I’m writing this with about an hour before we head back to the vet to do what all pet owners eventually have to be prepared to do. She lost her ability to control her legs well enough to stand up, probably due to a lower back disk out of place. At 14, there really aren’t a lot of options for fixing her. As all dogs do, she’s counting on her pack leader to take care of her and make the right choices. Since 2006, Izzie was my faithful companion. We’re sorry to say goodbye.
I know her birth year well – it was 2006 was because Donna had just bought a brand new car – a 2006 VW Passat. Leather interior, perfect paint, that new car smell. She was driving to Smithville to visit her mom. Passing through Doweltown on Highway 70, she encountered a filthy puppy out on the highway. Izzie wouldn’t get out of the road. She was covered in ticks, weighed 12 pounds under weight, had red mange. Well, Donna scooped her up and put her in her brand new leather covered back seat and took her straight to Scott Little at Dekalb Animal Hospital. After losing count at 60 ticks, they got her medicated and on the way to becoming a strong dog.
Donna’s momma kept her as her dog (and she still is her dog in my mind) for about a year. She mostly pee’ed in the house (which she even did here this morning). She chewed several holes in her carpet. She was a complete little shit. So we brought her back to Nashville where she continued to be a little shit. Izzie used to fight and lose to my old Holly dog. She’s missing a canine tooth where they fought, I pulled them apart, and her canine tooth popped out out on the floor. With all her faults, we still loved her and always will. On the other hand, I don’t think Holly ever loved her and wished she would leave. Two girl dogs…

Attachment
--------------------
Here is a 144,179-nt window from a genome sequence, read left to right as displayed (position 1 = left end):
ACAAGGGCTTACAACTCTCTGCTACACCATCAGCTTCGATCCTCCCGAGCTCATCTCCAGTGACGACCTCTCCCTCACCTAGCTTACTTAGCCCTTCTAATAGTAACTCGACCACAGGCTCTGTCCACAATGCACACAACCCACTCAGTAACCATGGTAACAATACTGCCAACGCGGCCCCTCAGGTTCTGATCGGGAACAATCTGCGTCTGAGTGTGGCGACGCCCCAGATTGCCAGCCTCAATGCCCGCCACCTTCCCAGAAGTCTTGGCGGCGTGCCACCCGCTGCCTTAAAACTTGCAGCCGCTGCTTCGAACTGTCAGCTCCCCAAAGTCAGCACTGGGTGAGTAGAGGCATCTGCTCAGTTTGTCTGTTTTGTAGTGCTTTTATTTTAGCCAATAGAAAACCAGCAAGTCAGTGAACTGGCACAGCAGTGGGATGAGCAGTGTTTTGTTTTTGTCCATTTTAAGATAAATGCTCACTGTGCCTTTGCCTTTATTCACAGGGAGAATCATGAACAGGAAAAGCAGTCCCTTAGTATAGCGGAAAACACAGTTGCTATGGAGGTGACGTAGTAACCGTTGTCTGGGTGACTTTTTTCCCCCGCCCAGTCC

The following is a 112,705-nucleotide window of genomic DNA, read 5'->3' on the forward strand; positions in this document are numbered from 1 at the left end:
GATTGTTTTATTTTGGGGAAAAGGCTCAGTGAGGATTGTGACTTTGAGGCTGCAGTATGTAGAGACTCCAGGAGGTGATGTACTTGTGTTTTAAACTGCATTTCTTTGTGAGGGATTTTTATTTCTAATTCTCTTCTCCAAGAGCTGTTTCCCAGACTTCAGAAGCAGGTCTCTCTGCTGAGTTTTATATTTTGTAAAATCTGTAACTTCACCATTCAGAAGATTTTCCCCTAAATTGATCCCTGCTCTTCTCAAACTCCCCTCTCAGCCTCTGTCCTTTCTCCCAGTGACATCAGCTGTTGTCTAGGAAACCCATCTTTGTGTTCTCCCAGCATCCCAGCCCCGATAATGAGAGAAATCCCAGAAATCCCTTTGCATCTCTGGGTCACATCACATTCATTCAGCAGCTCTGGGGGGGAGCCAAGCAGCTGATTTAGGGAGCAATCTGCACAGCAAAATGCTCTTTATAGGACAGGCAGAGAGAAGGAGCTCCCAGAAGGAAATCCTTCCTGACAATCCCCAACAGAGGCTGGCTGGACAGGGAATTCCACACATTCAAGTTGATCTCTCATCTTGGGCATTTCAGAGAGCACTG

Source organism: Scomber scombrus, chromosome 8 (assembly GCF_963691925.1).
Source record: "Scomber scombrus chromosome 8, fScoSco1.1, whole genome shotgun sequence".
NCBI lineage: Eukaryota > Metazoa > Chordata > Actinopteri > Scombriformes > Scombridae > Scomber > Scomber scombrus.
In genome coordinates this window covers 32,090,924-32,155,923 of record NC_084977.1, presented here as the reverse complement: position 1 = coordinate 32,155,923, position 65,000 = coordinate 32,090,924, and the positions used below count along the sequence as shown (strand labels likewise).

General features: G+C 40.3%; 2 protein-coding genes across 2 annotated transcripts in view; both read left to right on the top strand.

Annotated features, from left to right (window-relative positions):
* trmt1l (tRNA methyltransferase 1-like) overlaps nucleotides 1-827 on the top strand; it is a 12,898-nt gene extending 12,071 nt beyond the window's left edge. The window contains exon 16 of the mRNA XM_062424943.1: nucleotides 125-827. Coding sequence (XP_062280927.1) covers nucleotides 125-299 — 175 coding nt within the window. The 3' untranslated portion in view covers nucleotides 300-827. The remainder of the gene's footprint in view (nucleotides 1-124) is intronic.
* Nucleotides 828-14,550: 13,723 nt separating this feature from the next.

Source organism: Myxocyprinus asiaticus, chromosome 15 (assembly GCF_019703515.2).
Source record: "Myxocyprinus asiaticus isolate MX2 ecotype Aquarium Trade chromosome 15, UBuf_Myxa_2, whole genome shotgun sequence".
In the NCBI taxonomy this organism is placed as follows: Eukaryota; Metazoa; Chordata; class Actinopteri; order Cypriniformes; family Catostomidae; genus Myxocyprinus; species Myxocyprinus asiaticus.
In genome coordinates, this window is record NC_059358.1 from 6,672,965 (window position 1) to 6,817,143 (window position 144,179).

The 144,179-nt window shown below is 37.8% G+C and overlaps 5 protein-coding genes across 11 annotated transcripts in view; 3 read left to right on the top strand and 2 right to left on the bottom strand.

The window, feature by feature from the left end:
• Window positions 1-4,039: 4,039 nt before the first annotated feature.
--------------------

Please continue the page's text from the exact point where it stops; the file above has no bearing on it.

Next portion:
Izzie enjoyed getting out and running all over the neighborhood, and stayed on leash outside the fence until she got older when she couldn’t really make the great adventure runs she did as a youngster. When we were spending our last minutes together, I remembered and told the story of how she trained with me for the half marathon I ran. It was hard to remember her as a young vibrant dog. After the divorce and I moved to the country, I could see her off in the distance exploring the neighbor’s yard across the street. I didn’t allow this. She just had a way of sneaking away.
There was nothing she loved more than laying on the couch with me, snuggling way up between my legs, head right in my lap, feet in the air against one of my legs. When Murphy cat arrived she tolerated him, and even let him snuggle on her. Bitty cat would purr and rub up under her chin. She always wanted people food, which she never got, but her last minutes she got a good helping of ham and turkey lunch meat. She really enjoyed that. I probably should’ve given her a little in normal times.
Though the last few years Izzie hasn’t been getting around real well, I’m going to miss her being in our space. It’s going to take a long time to stop watching out for her when I move around the house. She was always excited at breakfast time and dinner. She could barely hear lately, but she could hear when the boys barked at something, so she would make a squeaky bark and keep them going long after they realized it was nothing. Her big lump under her chin made her squeak bark, and she squeaked when she drank water strangely!
Izzie is survived by Shaggy, Rocky, Murphy cat, Shelly cat, and will hopefully be reunited somewhere over the “rainbow bridge” with Holly Dog, Joe Dog, Jetty cat, Lily Bug cat, Bitty cat, Scooby dog. My friend once told me, “If you could have saved her, she would have lived forever.”